Three O’Clock High: Where Has This Movie Been All My Life?

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Three O’Clock High (1987)
Directed by Phil Joanou
Written by Richard Christian Matheson & Thomas E. Szollosi
101 min.

Spoiler-free (is the way to be!)

I hadn’t heard of this one until Greg mentioned it in his Husbands essay. And then the title kept swimming around in my head after that, for some reason. And then about a week ago, I was scrolling through the guide on my TV, and bam, there it was, about to start, on one of the movie channels. So I DVR’d it. (When the universe strongly suggests, through synchronicity, that I watch something, I abide, like a good little God-in-embryo.)

I had no real expectations for it, though. For one, because Greg likes it. Dude got me to watch Airheads a few weeks ago by comparing it to Dog Day Afternoon, but I couldn’t get past the first 15 minutes. What a grating movie. Just did not hit one single note I enjoyed. Sigh. Greg steers me wrong a lot when it comes to movies, but I forget, because when it comes to documentaries specifically, he has never steered me wrong ever. He may be a bit of a nincompoop when it comes to older movies, but the man is a savant when it comes to docs. It’s seriously staggering.

Another reason I had no expectations is because sometimes when the universe makes me watch a thing, it’s for some weird, tiny reason that has nothing do with the actual movie. Like, I’ll wake up in the morning with the name of some random movie in my head, and I can’t stop thinking about it, and then I’ll try it, and it turns out it’s a piece of shit, but there will be some minuscule part in it that helps me with something I’m writing or whatever, by knocking some brain marble into a correct brain slot in my brain. Dunno if this happens to anyone else, but it happens to me from to time. You probably can’t relate because you’re not an artist.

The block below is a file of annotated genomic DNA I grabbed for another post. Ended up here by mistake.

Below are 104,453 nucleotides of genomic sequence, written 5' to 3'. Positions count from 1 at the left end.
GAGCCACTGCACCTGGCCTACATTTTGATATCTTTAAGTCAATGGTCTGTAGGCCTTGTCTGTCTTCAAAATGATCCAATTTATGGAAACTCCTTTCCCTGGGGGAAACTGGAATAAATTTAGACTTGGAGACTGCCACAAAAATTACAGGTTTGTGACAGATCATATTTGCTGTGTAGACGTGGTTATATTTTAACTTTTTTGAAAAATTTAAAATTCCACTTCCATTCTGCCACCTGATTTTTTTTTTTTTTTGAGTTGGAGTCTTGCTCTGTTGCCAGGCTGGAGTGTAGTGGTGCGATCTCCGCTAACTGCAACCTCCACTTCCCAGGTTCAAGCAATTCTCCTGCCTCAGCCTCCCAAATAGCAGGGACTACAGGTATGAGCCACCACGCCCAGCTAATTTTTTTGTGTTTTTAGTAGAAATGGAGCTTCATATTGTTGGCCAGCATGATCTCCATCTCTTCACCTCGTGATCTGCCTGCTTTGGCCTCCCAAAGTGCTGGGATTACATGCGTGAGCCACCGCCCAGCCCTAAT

Anyway, all this to say, I went into Three O’Clock High apathetic. But I didn’t remain that way for long. Love at first sight dude, I’m telling you.

The opening is very generic (High School boy waking up and getting ready for school) but the shots are anything but. They are highly complicated and masterfully executed. So much care is taken with each and every one—even brief insert shots—that the movie quickly earns your complete and utter trust. It’s clear that the filmmakers truly care about this story, and about telling it as beautifully as possible, and their enthusiasm rubs off on you. You’re suddenly smiling and laughing at hackneyed bits (‘Where are my clean clothes? I can’t find ‘em! Lemme sniff dirty clothes strewn around my dirty room and then wear some!’, et al.) as though they’re brand new. And in fact, the whole damn movie is basically hack bit after hack bit. But you will not care. Because a true artist is steering the ship.

This is an art film, make no mistake about it. What I mean is, it’s transcendent. It subverts the sub-genre it belongs to by being lightyears more ambitious and creative than the rest of the pack. Whatever one expects from an 80’s High School movie, this movie gives you, but it also gives you much, much more. It cherry-picks from all sorts of genres in order to deliver you the richest product possible. And not in overt, surface ways like Tarantino did in Kill Bill. I’m talking below the surface. Script-level. Subtle storytelling touches that most viewers don’t care about or think about, which is fine, because it’s not meant to be cared about or thought about. It’s meant to seep inside you whether you know it is or not, and provide a feeling of ‘wow—this film has something extra to it that I can’t place, lemme watch it again’. (Basically, the screenwriting equivalent of umami.)